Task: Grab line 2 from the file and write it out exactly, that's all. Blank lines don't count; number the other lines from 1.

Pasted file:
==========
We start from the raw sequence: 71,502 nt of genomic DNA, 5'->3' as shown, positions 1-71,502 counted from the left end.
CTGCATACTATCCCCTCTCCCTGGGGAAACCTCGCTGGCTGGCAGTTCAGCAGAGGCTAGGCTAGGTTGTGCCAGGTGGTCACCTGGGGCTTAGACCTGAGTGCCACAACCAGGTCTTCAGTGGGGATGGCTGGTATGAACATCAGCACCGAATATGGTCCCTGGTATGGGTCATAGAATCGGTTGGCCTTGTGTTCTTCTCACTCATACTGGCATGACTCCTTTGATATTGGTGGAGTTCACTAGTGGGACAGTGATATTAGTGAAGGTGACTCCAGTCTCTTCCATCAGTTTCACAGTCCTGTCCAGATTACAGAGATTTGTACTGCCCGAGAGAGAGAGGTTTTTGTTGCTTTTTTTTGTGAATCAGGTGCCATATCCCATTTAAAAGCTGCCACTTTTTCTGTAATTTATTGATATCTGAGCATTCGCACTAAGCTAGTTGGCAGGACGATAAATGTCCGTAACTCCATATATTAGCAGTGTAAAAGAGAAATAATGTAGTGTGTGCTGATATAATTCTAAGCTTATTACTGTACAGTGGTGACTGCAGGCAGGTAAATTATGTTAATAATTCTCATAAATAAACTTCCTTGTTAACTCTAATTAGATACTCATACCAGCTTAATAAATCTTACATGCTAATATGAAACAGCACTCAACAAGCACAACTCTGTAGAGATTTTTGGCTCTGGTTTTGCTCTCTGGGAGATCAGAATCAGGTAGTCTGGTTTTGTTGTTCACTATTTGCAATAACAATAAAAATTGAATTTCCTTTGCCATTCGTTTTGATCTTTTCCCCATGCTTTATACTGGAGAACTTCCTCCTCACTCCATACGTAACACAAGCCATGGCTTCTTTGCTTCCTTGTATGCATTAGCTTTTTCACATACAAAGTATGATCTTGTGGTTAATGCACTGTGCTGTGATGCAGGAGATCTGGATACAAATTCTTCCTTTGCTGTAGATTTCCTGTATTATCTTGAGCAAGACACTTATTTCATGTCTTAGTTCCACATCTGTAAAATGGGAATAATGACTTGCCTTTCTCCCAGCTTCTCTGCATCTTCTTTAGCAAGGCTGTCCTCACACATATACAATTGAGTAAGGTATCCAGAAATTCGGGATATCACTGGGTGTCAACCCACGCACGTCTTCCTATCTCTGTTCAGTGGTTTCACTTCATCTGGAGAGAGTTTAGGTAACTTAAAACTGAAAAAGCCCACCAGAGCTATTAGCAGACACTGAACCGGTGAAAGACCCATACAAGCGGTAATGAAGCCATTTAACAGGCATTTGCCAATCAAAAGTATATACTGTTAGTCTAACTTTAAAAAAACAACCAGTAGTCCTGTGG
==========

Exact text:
CTGCATACTATCCCCTCTCCCTGGGGAAACCTCGCTGGCTGGCAGTTCAGCAGAGGCTAGGCTAGGTTGTGCCAGGTGGTCACCTGGGGCTTAGACCTGAGTGCCACAACCAGGTCTTCAGTGGGGATGGCTGGTATGAACATCAGCACCGAATATGGTCCCTGGTATGGGTCATAGAATCGGTTGGCCTTGTGTTCTTCTCACTCATACTGGCATGACTCCTTTGATATTGGTGGAGTTCACTAGTGGGACAGTGATATTAGTGAAGGTGACTCCAGTCTCTTCCATCAGTTTCACAGTCCTGTCCAGATTACAGAGATTTGTACTGCCCGAGAGAGAGAGGTTTTTGTTGCTTTTTTTTGTGAATCAGGTGCCATATCCCATTTAAAAGCTGCCACTTTTTCTGTAATTTATTGATATCTGAGCATTCGCACTAAGCTAGTTGGCAGGACGATAAATGTCCGTAACTCCATATATTAGCAGTGTAAAAGAGAAATAATGTAGTGTGTGCTGATATAATTCTAAGCTTATTACTGTACAGTGGTGACTGCAGGCAGGTAAATTATGTTAATAATTCTCATAAATAAACTTCCTTGTTAACTCTAATTAGATACTCATACCAGCTTAATAAATCTTACATGCTAATATGAAACAGCACTCAACAAGCACAACTCTGTAGAGATTTTTGGCTCTGGTTTTGCTCTCTGGGAGATCAGAATCAGGTAGTCTGGTTTTGTTGTTCACTATTTGCAATAACAATAAAAATTGAATTTCCTTTGCCATTCGTTTTGATCTTTTCCCCATGCTTTATACTGGAGAACTTCCTCCTCACTCCATACGTAACACAAGCCATGGCTTCTTTGCTTCCTTGTATGCATTAGCTTTTTCACATACAAAGTATGATCTTGTGGTTAATGCACTGTGCTGTGATGCAGGAGATCTGGATACAAATTCTTCCTTTGCTGTAGATTTCCTGTATTATCTTGAGCAAGACACTTATTTCATGTCTTAGTTCCACATCTGTAAAATGGGAATAATGACTTGCCTTTCTCCCAGCTTCTCTGCATCTTCTTTAGCAAGGCTGTCCTCACACATATACAATTGAGTAAGGTATCCAGAAATTCGGGATATCACTGGGTGTCAACCCACGCACGTCTTCCTATCTCTGTTCAGTGGTTTCACTTCATCTGGAGAGAGTTTAGGTAACTTAAAACTGAAAAAGCCCACCAGAGCTATTAGCAGACACTGAACCGGTGAAAGACCCATACAAGCGGTAATGAAGCCATTTAACAGGCATTTGCCAATCAAAAGTATATACTGTTAGTCTAACTTTAAAAAAACAACCAGTAGTCCTGTGG